The late, great Jim Harrison. During my years as a reporter, I tried to read modern fiction and could not relate until I read Harrison’s Legends of the Fall. The prose was like thunder, and through it he packed an epic, sweeping story of early 20th-century Montana into an unforgettable 95-page novella. I was flabbergasted and inspired. I still am.

JRR:   If will look into that novella and Jim Harrison himself.  If you could have dinner with three authors (living or dead) who would they be and why?

Harrison, certainly. I met him a couple of times and heard him speak several more, but I never got to sample his cooking skills, which were said to be remarkable. Charles Dickens would also be there. I learned much of what I know about novel writing from a course I took in college in which we had to read all of Dickens’s work. What’s stunning is when you realize he wrote most of his books and stories in serial form with deadlines every month. He did some outlining, but really he just sat down and set sail. He was the master of understanding instinctively where plot lines will go, and I’d love to be able to pick his brain regarding that. Third? Probably Steven King, just because I like his sense of humor, and I think he’d make it a good time. I also think he’s a writing genius.

JRR:  Those are good choices.  What made you want to base Beneath a Scarlet Sky on Pino Lella’s story? How did his story affect you personally?

January of 2006 was a terrible time for me. My brother and best friend had drunk himself to death the prior June. My mother had drunk herself into brain damage. I’d written a book no one liked, was involved in a lingering business dispute, and on the verge of personal bankruptcy.

That day I realized darkly that my insurance policies were more valuable than my life and potential. During a snowstorm, I seriously considered driving into a bridge abutment on an interstate freeway near my home, but I was saved by thoughts of my wife and sons. I was as shaken as I’ve ever been, and in a Costco parking lot of all places I prayed for a story with meaning, a story I could get lost in.

Believe it or not, that very night at a dinner party in Bozeman, Montana, I heard the first snippets of Pino Lella’s tale. Larry Minkoff, a fellow writer, told me he’d heard a little about Pino and his story but wasn’t going to pursue it. Minkoff introduced me to Bob Dehlendorf. In the late 1990s, Dehlendorf was on an extended vacation in Italy when he met Pino by chance. Dehlendorf was a few years younger, but they bonded. After several days, Dehlendorf asked Pino about his experiences during the war. Pino had never told anyone, but felt like it was time, and so he started telling Dehlendorf about Father Re and the escapes and the Nazi general he’d driven for. Dehlendorf was stunned. How had the story never been told?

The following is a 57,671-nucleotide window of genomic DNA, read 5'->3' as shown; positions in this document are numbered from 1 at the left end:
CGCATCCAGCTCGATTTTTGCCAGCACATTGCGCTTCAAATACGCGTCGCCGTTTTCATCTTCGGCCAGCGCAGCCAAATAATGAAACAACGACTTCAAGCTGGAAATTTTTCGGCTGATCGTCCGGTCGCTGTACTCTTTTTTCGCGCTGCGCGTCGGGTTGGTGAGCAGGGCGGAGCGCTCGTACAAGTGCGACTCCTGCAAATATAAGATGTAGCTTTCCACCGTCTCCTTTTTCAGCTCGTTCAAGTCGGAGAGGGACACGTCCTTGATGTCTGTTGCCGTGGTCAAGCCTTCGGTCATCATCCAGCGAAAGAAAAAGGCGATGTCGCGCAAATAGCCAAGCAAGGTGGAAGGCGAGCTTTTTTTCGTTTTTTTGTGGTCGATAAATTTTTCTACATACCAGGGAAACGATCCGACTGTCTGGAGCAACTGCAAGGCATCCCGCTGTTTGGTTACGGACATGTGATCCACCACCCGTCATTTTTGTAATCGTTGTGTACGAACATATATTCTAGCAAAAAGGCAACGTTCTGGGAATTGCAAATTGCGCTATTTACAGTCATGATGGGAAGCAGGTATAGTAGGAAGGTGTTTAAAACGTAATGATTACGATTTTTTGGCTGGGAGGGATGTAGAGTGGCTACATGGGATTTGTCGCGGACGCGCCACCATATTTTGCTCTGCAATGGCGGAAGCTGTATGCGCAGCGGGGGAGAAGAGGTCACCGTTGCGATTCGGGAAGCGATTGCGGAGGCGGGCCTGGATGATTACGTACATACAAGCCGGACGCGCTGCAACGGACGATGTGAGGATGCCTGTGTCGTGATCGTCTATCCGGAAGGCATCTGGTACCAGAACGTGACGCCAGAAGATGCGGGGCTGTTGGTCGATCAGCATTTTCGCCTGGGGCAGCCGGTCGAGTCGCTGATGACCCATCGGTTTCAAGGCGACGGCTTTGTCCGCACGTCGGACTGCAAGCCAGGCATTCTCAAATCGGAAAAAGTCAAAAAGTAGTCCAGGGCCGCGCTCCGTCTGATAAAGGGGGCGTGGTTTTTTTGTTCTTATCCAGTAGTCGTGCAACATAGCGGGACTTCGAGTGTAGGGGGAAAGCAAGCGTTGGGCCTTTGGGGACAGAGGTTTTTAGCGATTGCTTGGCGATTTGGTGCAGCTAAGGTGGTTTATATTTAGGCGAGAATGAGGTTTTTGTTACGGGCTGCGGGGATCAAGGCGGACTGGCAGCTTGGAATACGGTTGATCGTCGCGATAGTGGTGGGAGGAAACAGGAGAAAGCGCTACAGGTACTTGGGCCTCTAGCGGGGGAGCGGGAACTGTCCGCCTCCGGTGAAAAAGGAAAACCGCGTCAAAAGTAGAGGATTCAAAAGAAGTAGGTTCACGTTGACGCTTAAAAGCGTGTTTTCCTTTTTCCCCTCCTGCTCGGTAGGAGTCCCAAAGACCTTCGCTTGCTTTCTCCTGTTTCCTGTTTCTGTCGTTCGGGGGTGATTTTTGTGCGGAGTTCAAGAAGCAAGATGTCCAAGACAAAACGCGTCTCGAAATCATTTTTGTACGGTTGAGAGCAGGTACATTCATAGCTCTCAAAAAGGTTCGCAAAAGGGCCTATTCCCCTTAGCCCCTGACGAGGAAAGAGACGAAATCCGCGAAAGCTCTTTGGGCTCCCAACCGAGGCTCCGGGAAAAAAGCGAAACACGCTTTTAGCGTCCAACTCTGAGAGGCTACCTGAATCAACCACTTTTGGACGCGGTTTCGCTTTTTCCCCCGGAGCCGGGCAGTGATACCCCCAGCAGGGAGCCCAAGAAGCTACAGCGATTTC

That was my reaction as well, and that was enough to get me on a plane to Italy in late March 2006. Over the course of those first three weeks, as Pino opened up more and more, I experienced his deep pain and marveled at his ability to go on after being so depressed and traumatized—he, too, had contemplated suicide. I had to comfort him repeatedly during the course of his long recounting, and I was moved again and again.

During that time, and apart from the details of his war story, Pino taught me about life and his values and the many, many joys he’d been blessed with after the trauma of World War II Italy. It made me realize how much I’d put in jeopardy even thinking about killing myself. I had a great, loving wife and two remarkable sons. I had an amazing story to tell. I had a new and dear friend. I was more than lucky. Leaving Italy that first time, I felt blessed to be alive. I went home a different person, grateful for every moment, no matter how flawed, and determined to honor and tell Pino’s story to as many people as possible. I just never thought it would take this long.

JRR:   Wow, thank you for sharing all this.  Everything seems meant to happen at a certain time for reasons we don’t know and that was the time for you and Pino to meet. What was it like to meet and interview Pino after all that time looking for him and thinking about his story?

I actually met Pino in person within six weeks of first hearing about his story. It was a remarkable experience, listening to an old man summoning up a past he had long ago buried away in the deep recesses of his soul. As I said, I was deeply moved by what he’d gone through at such an unfathomably young age and was inspired by his determination to go on despite the tragic things that had happened to him.

JRR:  What do you want readers to get out of reading Beneath a Scarlet Sky?

I think people deserve to know about Pino Lella and the war in northern Italy. Pino was and is a thoroughly remarkable soul, and I believe his story is restorative. I hope readers will be moved not only his indomitable spirit, but by his belief in the miracle of every moment and in the promise of a better tomorrow, even when that belief is not deserved.

**Special thanks to Mark Sullivan for your time with this interview and for sharing these experiences!**